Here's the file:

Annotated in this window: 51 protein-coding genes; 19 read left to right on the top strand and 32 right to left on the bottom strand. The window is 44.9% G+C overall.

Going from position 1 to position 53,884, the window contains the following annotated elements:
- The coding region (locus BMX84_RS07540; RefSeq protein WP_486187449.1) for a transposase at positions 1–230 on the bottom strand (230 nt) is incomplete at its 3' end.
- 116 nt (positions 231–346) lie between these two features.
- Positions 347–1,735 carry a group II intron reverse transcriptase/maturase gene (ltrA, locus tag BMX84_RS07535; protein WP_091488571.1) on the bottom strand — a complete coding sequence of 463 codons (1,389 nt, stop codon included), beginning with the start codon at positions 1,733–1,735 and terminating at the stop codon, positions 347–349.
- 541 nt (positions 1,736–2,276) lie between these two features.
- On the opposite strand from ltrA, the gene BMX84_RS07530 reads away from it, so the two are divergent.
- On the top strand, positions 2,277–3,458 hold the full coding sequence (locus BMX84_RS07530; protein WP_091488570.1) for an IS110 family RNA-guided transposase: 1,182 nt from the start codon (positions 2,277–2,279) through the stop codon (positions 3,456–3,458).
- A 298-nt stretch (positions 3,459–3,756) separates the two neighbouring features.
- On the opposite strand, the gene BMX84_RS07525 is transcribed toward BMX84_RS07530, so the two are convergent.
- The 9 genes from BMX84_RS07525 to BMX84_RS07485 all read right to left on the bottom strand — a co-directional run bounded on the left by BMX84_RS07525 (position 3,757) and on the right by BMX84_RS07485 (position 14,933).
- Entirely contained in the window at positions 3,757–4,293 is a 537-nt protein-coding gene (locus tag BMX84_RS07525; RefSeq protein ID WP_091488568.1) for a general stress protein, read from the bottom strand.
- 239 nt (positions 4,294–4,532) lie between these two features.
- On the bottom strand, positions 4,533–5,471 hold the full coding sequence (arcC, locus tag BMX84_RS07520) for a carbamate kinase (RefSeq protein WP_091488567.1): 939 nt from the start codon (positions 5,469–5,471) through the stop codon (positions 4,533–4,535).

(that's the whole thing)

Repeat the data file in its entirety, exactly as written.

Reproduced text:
Annotated in this window: 51 protein-coding genes; 19 read left to right on the top strand and 32 right to left on the bottom strand. The window is 44.9% G+C overall.

Going from position 1 to position 53,884, the window contains the following annotated elements:
- The coding region (locus BMX84_RS07540; RefSeq protein WP_486187449.1) for a transposase at positions 1–230 on the bottom strand (230 nt) is incomplete at its 3' end.
- 116 nt (positions 231–346) lie between these two features.
- Positions 347–1,735 carry a group II intron reverse transcriptase/maturase gene (ltrA, locus tag BMX84_RS07535; protein WP_091488571.1) on the bottom strand — a complete coding sequence of 463 codons (1,389 nt, stop codon included), beginning with the start codon at positions 1,733–1,735 and terminating at the stop codon, positions 347–349.
- 541 nt (positions 1,736–2,276) lie between these two features.
- On the opposite strand from ltrA, the gene BMX84_RS07530 reads away from it, so the two are divergent.
- On the top strand, positions 2,277–3,458 hold the full coding sequence (locus BMX84_RS07530; protein WP_091488570.1) for an IS110 family RNA-guided transposase: 1,182 nt from the start codon (positions 2,277–2,279) through the stop codon (positions 3,456–3,458).
- A 298-nt stretch (positions 3,459–3,756) separates the two neighbouring features.
- On the opposite strand, the gene BMX84_RS07525 is transcribed toward BMX84_RS07530, so the two are convergent.
- The 9 genes from BMX84_RS07525 to BMX84_RS07485 all read right to left on the bottom strand — a co-directional run bounded on the left by BMX84_RS07525 (position 3,757) and on the right by BMX84_RS07485 (position 14,933).
- Entirely contained in the window at positions 3,757–4,293 is a 537-nt protein-coding gene (locus tag BMX84_RS07525; RefSeq protein ID WP_091488568.1) for a general stress protein, read from the bottom strand.
- 239 nt (positions 4,294–4,532) lie between these two features.
- On the bottom strand, positions 4,533–5,471 hold the full coding sequence (arcC, locus tag BMX84_RS07520) for a carbamate kinase (RefSeq protein WP_091488567.1): 939 nt from the start codon (positions 5,469–5,471) through the stop codon (positions 4,533–4,535).